Medications

The most important thing to bear in mind in this type of treatment is that self-medication is never beneficial, as it can cause internal haemorrhages, intestinal discomfort and liver damage due to the side effects of the drugs taken.

For this reason, drug-based therapy must be prescribed and monitored by a physician to avoid future complications. Within this type of treatment, opioid analgesics, non-steroidal anti-inflammatory drugs and muscle relaxants can be found. In patients where low back pain is caused by seizures, the drugs used are Pregabilin and Lamotrigine as anticonvulsants.

What are the most effective methods of prevention for back muscle pulls?

What are the most effective methods of prevention for back muscle pulls?

If you don’t want to look like a lumbar muscle strain you need to take these tips into account:

  • Reduce stress: Worries and frustrations unconsciously produce muscular tension throughout the body, especially in the back. For this reason it is advisable to practice relaxation methods and breathing techniques to reduce anxiety.
  • Don’t cool your back: If you stay too long in a cold place without moving too much, you can injure the muscular structure of your back, causing strains. This means that you should avoid getting cold and, if for any reason you have to be exposed to freezing temperatures, you should make sure you wrap up properly.
  • Warm up before starting an activity: Before starting an activity, it is important to prepare your muscles so that they do not start with sudden movements. This will help blood circulation to flow better.
  • Stretch all the muscles of the back: Stretching is an important aspect that you should take into account when you finish physical activities or jobs that make demands on the lower back. There are different techniques, but the most common is to lie on your back and bring your knees to your pectorals, then turn your body and gently lift your upper torso.
  • Avoid high-demanding activities: Don’t forget that overexertion occurs when you have to repeat movements constantly and for long periods of time or lift heavy objects without adequate protection. These types of actions should be avoided in order to keep your muscular structure in good condition.
  • Rest for the necessary time: If you are an athlete or work in places where you have to make maximum demands on your back, remember to protect your lower back and rest every so often so that your muscles can rest and return to normal tension.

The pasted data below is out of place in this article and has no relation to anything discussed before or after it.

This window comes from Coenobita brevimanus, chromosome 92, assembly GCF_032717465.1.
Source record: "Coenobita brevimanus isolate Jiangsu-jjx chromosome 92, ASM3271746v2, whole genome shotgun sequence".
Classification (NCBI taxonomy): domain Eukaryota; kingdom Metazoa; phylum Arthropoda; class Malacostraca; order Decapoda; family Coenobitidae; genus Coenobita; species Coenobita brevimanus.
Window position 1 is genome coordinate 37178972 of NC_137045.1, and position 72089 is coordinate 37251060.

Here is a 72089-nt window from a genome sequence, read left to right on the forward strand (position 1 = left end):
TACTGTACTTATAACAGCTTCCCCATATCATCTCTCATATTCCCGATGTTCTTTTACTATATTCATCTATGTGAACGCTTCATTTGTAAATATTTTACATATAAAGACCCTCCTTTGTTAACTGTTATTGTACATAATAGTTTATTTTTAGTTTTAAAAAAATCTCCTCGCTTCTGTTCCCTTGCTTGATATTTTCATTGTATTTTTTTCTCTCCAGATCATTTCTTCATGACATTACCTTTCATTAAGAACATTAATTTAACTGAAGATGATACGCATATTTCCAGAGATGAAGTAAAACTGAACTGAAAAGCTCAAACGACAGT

• Avoid a sedentary lifestyle and eat healthy: An important cause of lumbar spasm is the lack of exercise and poor diet. For this reason, it is advisable to go for a walk or any other physical activity and to choose foods that are much richer in vitamins and proteins, thus avoiding fat. This should be accompanied by good hydration.
  • Incorporate foods with magnesium and potassium into your diet: It is also important that sodium, calcium and vitamins D, E, B1 and B3 are present in the food you eat.

References

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  2. Bono, C. M. (2004). Low-back pain in athletes. JBJS86(2), 382-396. https://journals.lww.com/jbjsjournal/Abstract/2004/02000/Low_Back_Pain_in_Athletes.27.aspx
  3. Cohen, S. P., Argoff, C. E., & Carragee, E. J. (2008). Management of low back pain. Bmj337. https://www.bmj.com/content/337/bmj.a2718.full.pdf+html
  4. Koes, B. W., Van Tulder, M., & Thomas, S. (2006). Diagnosis and treatment of low back pain. Bmj332(7555), 1430-1434. https://www.bmj.com/content/332/7555/1430.short
  5. Krismer, M., & Van Tulder, M. (2007). Low back pain (non-specific). Best practice & research clinical rheumatology21(1), 77-91. https://www.sciencedirect.com/science/article/abs/pii/S1521694206001082
  6. Glick, J. M. (1980). Muscle strains: prevention and treatment. The Physician and sportsmedicine8(11), 73-77. https://www.tandfonline.com/doi/abs/10.1080/00913847.1980.11710969
  7. Garrett Jr, W. E. (1996). Muscle strain injuries. The American journal of sports medicine24(6_suppl), S2-S8. https://journals.sagepub.com/doi/abs/10.1177/036354659602406S02
  8. Orchard, J., Best, T. M., & Verrall, G. M. (2005). Return to play following muscle strains. Clinical Journal of Sport Medicine15(6), 436-441. https://journals.lww.com/cjsportsmed/Abstract/2005/11000/Return_to_Play_Following_Muscle_Strains.8.aspx
  9. Garrett Jr, W. E. (1990). Muscle strain injuries: clinical and basic aspects. Medicine and science in sports and exercise22(4), 436-443. https://europepmc.org/article/med/2205779
  10. Järvinen, T. A., Kääriäinen, M., Järvinen, M., & Kalimo, H. (2000). Muscle strain injuries. Current opinion in rheumatology12(2), 155-161. https://journals.lww.com/co-rheumatology/Abstract/2000/03000/Muscle_strain_injuries.10.aspx